The aforementioned new issue of McSweeney’s is beginning to cause a stir in the American newspaper world, as the advance spreads seem to be getting people interested anew in the possibilities of newsprint.
“Ah,” say the skeptics. “Easy for them – they’ve had months to work on it. You couldn’t do that kind of thing with a daily.” Except you can. I spent much of last week in the company of the team from i, a tabloid-sized Portuguese daily newspaper with a design team of five (including two infographers), and this is some of their work:
And here are some feature spreads (they lose something being reproduced so small, but you get the idea). The second one features the two leading national political leaders, by the way:
This next one I particularly liked. According to the paper’s American design director Nick Mrozowski (who is, by the way, 25 years old), they were watching the president’s speech to his party before the election, trying to think how to visualise it. Then they thought about the shape of the sound. Before the speech had ended, they’d called up the radio station and got them to send over a recording. They then used the below graphic to show over two spreads where (and why) he spoke louder and when he spoke softer, and when the applause came in relation to the power of his delivery. All turned around within a couple of hours. A lovely way to visually dissect politics.
And then there’s the announcement of the national ‘measures’ by the prime minister. Measures has the same double meaning in Portuguese – so they literally created measures, reprinting a true, life size image of him over eight spreads, with a measuring tape along the top. Here’s the first spread:
And here’s how they’d have looked if you’d have bought two copies and laid them all out.
(More of these over at Quinta Tinta)
The newspaper uses lots of illustration, and more interesting photojournalism, all on a very tight budget. It’s not perfect – the insides still look a bit too much like Monocle, the first section on breaking news tends to be a little more traditional, and, curiously, the weekend magazine isn’t as well designed as the newspaper itself. At its best, however, i suggests that there is still a vibrant future for newsprint, beyond minor tweaks of the same old designs. Being a brand-new newspaper must certainly have helped. A legacy can also be a millstone.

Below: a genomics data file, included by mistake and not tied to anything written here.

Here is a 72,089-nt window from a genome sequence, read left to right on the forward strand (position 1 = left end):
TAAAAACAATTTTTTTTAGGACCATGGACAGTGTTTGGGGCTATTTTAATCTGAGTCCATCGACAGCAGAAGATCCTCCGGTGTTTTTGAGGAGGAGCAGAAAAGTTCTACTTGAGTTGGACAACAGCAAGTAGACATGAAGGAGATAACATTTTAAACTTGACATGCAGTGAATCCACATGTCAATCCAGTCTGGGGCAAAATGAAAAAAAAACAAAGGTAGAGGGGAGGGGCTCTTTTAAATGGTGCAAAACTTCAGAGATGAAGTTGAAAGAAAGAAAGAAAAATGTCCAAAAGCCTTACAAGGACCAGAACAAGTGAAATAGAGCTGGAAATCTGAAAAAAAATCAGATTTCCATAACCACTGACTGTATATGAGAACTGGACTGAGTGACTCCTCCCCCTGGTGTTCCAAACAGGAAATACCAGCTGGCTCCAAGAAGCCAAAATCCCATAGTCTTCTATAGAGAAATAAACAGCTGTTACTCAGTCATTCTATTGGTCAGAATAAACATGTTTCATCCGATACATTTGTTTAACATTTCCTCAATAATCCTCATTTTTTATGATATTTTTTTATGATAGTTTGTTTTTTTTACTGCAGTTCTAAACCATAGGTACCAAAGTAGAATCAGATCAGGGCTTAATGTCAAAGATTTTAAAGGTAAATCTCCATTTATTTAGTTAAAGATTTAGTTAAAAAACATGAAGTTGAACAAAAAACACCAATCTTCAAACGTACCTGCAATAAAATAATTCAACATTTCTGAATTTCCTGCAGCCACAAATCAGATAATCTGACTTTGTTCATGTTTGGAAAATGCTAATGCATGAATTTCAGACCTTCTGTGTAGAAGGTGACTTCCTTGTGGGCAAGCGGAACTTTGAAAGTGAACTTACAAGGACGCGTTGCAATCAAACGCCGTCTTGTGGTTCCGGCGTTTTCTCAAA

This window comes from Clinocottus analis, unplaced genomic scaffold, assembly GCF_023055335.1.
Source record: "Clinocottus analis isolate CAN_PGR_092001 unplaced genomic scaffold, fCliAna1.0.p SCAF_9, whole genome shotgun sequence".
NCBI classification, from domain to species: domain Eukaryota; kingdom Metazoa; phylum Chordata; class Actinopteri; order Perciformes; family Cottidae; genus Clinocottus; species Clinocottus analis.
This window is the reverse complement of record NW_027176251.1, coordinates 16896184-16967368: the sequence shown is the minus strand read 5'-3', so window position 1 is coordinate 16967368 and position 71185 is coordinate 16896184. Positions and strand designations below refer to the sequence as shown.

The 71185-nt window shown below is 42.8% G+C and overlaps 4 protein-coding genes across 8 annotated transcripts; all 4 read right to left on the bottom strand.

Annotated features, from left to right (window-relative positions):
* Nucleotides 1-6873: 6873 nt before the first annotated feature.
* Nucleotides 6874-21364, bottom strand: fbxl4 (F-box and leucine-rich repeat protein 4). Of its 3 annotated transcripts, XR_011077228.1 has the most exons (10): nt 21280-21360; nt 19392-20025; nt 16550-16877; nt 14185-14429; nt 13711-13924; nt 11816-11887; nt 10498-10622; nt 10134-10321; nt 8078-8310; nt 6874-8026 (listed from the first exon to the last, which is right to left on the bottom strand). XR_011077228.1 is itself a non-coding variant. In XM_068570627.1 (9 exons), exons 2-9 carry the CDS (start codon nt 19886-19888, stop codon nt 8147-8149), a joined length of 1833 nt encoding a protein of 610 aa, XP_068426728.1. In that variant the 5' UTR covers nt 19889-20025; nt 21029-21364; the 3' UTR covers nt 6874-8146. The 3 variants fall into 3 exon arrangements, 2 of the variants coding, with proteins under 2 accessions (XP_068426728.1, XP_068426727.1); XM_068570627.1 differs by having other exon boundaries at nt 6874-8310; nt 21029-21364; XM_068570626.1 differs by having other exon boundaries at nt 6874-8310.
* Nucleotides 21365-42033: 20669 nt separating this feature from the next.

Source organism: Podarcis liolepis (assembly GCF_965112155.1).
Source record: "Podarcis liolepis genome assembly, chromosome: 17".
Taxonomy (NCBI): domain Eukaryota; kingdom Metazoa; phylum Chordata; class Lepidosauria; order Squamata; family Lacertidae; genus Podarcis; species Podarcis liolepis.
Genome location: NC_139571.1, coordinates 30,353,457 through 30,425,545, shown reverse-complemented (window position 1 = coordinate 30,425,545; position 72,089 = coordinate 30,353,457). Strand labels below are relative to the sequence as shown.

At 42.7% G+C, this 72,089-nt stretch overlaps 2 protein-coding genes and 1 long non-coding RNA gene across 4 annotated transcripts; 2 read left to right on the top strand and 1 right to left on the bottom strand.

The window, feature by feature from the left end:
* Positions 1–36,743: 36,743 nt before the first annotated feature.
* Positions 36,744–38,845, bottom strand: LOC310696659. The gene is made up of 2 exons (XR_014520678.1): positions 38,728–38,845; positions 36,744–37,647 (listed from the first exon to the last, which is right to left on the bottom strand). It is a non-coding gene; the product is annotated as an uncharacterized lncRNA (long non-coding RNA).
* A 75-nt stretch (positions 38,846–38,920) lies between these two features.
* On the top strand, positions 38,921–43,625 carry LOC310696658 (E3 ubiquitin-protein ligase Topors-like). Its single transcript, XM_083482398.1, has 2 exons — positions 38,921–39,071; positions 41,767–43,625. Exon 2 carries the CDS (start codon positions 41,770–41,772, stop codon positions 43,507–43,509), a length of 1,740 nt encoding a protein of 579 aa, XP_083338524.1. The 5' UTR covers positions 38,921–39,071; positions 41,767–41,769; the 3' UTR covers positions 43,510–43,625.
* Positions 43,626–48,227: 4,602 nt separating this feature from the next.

They certainly seem very open to playing with different ways of telling each day’s stories, which must make it a fun place for a fast-working designer with imagination. Their 100th issue, for example, featured a tiny pocket-sized souvenir version of that day’s edition in its centre pages, to cut out and fold for yourself. I also suggested a crazy idea to Nick for what they should do on April Fool’s Day next year. The fantastic thing is that I believe they just might do it.
What’s also great is that Nick tells me that everyone in the team is thinking visually now, and that journalists and editors come to him with visual-based stories as well as text-based ones. This is the kind of shift the newspaper industry has been crying out for – and one that most magazines underwent years ago. The hardest part comes in choosing what to put in.
The big question, however: is it working? It’s still too early to tell – i has been going for less than a year, and although sales are up every month, it’s still only the fifth or sixth most popular newspaper in the country. It’s been winning awards – most recently, best designed newspaper in Europe – but with no culture of newspaper subscriptions in Portugal, it also has to fight out the newsstand battle day after day.
Most interesting, perhaps, is this statistic: it claims that at least 20% of its current readership never used to buy a newspaper. And that they’re mostly 18-45 years old. That scraping sound you can hear is newspaper proprietors around the world suddenly sitting up a little straighter.